This one is pretty self-explanatory (it originally appeared on my Unofficial Joe Walsh Cat Video page). It’s just one of those costs that comes from being a cat guardian, and it still seems like we humans are getting the better deal. The song is from Joe Walsh’s Analog Man album. Hope you enjoy. (and make sure your kitties know you are thankful for them this week).
While on the subject of adorable creatures who sometimes drive us crazy, here’s a charming song by The Wainwright Sisters (Martha and Lucy Wainwright Roche) that appears on their Watching the Dark album (the song was originally composed by Rosalie Sorrels). “Baby Rocking Medley” (aka “Hostile Baby Rocking Medley” and “Hostile Baby Rocking Song) is great fun, but you probably shouldn’t take it too seriously. Let’s face it, the original lullaby has some rather dark undertones (what’s that baby doing up in the tree anyway?) Hope you enjoy it.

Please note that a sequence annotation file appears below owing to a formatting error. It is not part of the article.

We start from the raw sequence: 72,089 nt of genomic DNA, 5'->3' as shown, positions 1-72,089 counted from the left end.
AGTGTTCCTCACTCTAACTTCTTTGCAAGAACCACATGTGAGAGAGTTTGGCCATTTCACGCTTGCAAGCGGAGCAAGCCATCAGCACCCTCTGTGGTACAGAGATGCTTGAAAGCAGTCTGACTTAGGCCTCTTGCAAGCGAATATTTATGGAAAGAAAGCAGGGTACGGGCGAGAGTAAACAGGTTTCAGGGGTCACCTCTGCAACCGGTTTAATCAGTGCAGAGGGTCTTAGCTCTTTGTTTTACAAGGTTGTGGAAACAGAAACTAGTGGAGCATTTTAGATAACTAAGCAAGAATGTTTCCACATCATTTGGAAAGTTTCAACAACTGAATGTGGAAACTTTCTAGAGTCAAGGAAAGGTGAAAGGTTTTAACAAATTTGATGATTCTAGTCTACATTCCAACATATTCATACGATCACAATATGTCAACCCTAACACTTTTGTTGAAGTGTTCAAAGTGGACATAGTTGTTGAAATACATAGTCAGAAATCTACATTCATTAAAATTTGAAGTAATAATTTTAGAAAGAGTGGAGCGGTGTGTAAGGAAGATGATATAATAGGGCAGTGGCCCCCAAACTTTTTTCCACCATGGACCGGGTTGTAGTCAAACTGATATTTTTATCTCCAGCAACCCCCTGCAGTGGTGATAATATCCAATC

The idea for this slideshow dates back to Catcon near the begining of August. While there, in addition to getting my picture taken with Pudge, and taking lots of photos of cat stuff, I also went to a couple of talks. One of them, by Paul Koudounaris on “Cats of L.A.” included a good deal of information about Pepper the Cat, the first feline movie star who made over a 100 films (mostly shorts) for Mack Sennett studios in the teens and early twenties. She apparently appeared with some of the major stars of the day, including Charlie Chaplin, Ben Turpin, and Mabel Normand, but many of the her early shorts have been lost. As near as I can tell, only a couple are available: The Little Hero, available in a Dutch version on YouTube, and Down on the Farm, a short film (43 minutes) from 1920 that is include on Volume 1 of the Mack SennetI Collection, available on Blue-Ray. I believe a couple more of her films are going to be on Volume 2 which, with a bit of added research, I hope will give me enough material for another short film about her, which I will probably again set to a Joe Walsh song. She was apparently discovered when she crawled out from under the floorboards during filming and the director–who perhaps knew star quality when he saw it–ordered them to keep rolling. Pepper had her screen test, and rest is (little known) cinema history. Although this slideshow has a couple of laughs (they are Mack Sennett comedies, after all), its main purpose is informational. However, the unbelievable guitar work by Joe and his band keep things popping (Funk #49 is from the Guitar Center Sessions; Funk #50 is from Analog Man).